Asset allocators typically associate private debt with low-return strategies, and there are compelling reasons for that. A typical senior deal, whether asset-backed or cash flow-based, would yield approximately 4-5% p.a. Given that according to some measures the current inflation rate in the U.S. is over 4%, investors are therefore barely breaking even in real terms. To compare, the top quartile net IRR of private equity strategies across all vintages for the last 10 years is approximately 15% (3). That said, investors often overlook the potential of private debt strategies to deliver returns that are comparable to those of top-performing PE funds, once certain conditions are met.
These conditions can be broadly grouped as follows:
1) Having exposure to positive ‘black swan events, such as a borrower’s better-than-expected operating performance, early refinancing or M&A. This can be secured through upside participation in the form of zero-cost warrants, early repayment fees, equity call options, revenue-sharing agreements, and/or small allocation to preferred shares. While these features are generally unavailable in credit facilities for established players operating in fully formed industries, disruptive companies that are rapidly gaining market share or firms in developing industries usually have less bargaining power and are more accommodating regarding equity kickers. However, it does not necessarily mean that these companies are at a start-up stage – on the contrary, they may very well have robust cash flow generation, strong balance sheet, and capacity to organically pay down their debt.
Penalties for early refinancing merit a special mention as a driver of excess return. They can take the form of the minimum MOIC targets or make-whole call provisions, triggered by a change of control or by the borrower itself, once a cheaper and/or more flexible financing option becomes available. It often makes perfect economical sense for borrowers to pay lofty premiums to extinguish expensive credits to get cheaper capital (and more of it), rather than stick to the original facility which might limit the company’s ability to maneuver and grow.
Further bolstering their prospects, private lenders that have sufficient industry expertise can cherry-pick those deals where the borrower is a likely acquisition target. In that case, it is effectively not the borrower that ends up paying the upside on the debt but the future acquirer. This helps explain why high-flying companies are willing to offer this feature as a deal sweetener.
2) Transacting in structurally underpriced verticals such as cannabis and crypto can also produce equity-like returns. U.S. cannabis operators are struggling to secure credit via regular channels since cannabis is still not legalized at the federal level and not all investors are willing to assume the risk of a reversal of the trend toward legalization. Admittedly, the sector is rather difficult for investors that have no prior experience with it, as most companies are not yet generating cash and industry knowledge is needed to identify those with competitive advantages and stellar management teams. Still, the opportunities are definitely there. Recently, a US cannabis producer with a leading regional market share sought out a senior secured credit backed by a first pledge over its production facilities and inventory, while willing to pay a mid-teens cash interest rate. In another example, a Canada-based medical cannabis grower was looking for a senior secured facility to finish construction of its greenhouses, which were 75% complete at the time. The company paid close to 20% interest on this one-year bridge loan.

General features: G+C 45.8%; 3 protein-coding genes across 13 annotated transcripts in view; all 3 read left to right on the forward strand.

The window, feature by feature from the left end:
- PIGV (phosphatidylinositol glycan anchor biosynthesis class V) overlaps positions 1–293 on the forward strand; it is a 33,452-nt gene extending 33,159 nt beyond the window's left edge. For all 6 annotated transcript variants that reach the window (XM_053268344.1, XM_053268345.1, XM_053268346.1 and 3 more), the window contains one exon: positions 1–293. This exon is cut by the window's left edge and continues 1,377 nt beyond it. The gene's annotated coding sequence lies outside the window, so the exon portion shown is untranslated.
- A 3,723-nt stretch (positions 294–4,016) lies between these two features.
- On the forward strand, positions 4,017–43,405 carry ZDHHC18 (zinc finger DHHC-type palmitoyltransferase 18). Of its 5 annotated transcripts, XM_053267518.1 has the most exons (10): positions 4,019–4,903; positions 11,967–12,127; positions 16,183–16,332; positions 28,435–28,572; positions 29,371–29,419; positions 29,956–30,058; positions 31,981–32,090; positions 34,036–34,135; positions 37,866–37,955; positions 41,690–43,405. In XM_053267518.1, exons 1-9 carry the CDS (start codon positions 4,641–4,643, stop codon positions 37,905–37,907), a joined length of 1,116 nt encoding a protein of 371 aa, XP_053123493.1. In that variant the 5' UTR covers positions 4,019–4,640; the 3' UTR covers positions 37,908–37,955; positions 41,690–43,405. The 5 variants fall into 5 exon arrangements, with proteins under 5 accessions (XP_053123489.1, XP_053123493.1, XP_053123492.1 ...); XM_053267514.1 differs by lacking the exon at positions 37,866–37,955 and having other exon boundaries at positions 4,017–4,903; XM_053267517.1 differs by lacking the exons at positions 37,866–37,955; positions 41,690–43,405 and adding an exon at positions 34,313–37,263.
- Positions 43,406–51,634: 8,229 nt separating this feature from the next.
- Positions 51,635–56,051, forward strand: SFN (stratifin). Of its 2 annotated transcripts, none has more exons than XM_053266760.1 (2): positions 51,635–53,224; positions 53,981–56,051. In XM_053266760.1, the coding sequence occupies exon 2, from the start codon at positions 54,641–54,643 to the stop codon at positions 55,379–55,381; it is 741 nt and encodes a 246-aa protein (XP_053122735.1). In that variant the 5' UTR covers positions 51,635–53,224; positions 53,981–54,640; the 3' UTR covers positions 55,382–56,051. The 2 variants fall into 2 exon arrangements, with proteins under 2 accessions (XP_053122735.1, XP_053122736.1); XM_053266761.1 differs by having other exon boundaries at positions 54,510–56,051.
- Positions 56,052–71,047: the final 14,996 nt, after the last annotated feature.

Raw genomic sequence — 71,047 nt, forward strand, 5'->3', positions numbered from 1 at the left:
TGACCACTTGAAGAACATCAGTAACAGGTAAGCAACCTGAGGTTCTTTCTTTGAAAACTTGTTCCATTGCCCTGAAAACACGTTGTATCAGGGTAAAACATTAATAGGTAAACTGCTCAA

The crypto industry is another “theme du jour” that remains somewhat controversial among investors. While assuming exposure to crypto trading seems rather risky from a creditor standpoint, verticals such as crypto mining and crypto services look more appealing from a risk-adjusted return perspective. The absence of a global regulatory framework, high volatility, and limited visibility into the prospects for cryptocurrencies naturally tend to put off many investors. In fact, even those crypto mining companies that are in top 2% globally with respect to their marginal costs cannot tap into cheap financing sources. Despite having robust cash flows since inception, high margins, manageable CAPEX, and low indebtedness, such firms may end up paying mid to high-teens interest and sharing equity upside with prospective lenders.
Another example of a promising niche within the cryptocurrency sector is crypto ATM operators. Providing quick, simple, and convenient access to crypto-assets, some operators manage to achieve EBITDA margins close to 50% in their first years of operation. Still, in order to secure debt financing, they have to offer equity-like returns on borrowed funds to incentivize potential investors.
Private credit strategies are often measured up against high risk and high return asset classes that have a similar liquidity profile. Many investors, therefore, tend to choose the latter, based on the low absolute return expectations of the former. However, by picking the right sectors and verticals and appropriately structuring loan agreements, investors can potentially achieve returns comparable to those of top quartile private equity funds.
From a risk perspective, senior credit sits on top of the capital structure and represents a contractual obligation of the borrower. This allows investors better visibility on exits and incoming cash flows and also provides for additional mechanisms of capital protection that are typically not available in publicly traded fixed income. Taken together, the risk and return characteristics of certain private credit strategies add up to a compelling opportunity for investors.
- Source: Bloomberg, Preqin
- Source: S&P Capital IQ
- Source: Cambridge Associates
About the Author:
Evgeny Denisenko is the founder of a private investment office Apolis S.A.M. Evgeny was previously responsible for managing the family’s direct private equity investments in Russian biotech, logistics, and real estate sectors. Evgeny started his career as an investment banking analyst at Sberbank CIB. He studied at Moscow State University and holds CFA, FRM, and CAIA charters.
Apolis S.A.M: Based in Monaco, Apolis S.A.M. is a single-family office whose main focus is private credit. In addition to its LP commitments to private debt funds, Apolis is managing a GP co-investment program, with approximately 30 private credit deals funded since 2018. Our “sweet spot” is 1st lien senior secured loans, often with additional upside through preferred equity and warrants. We have done both asset-based and cash flow-based deals in North America, Europe, developed Asia and emerging markets. Having chosen an industry generalist approach, we were able to achieve diversification across sectors with a focus on cycle-neutral borrowers.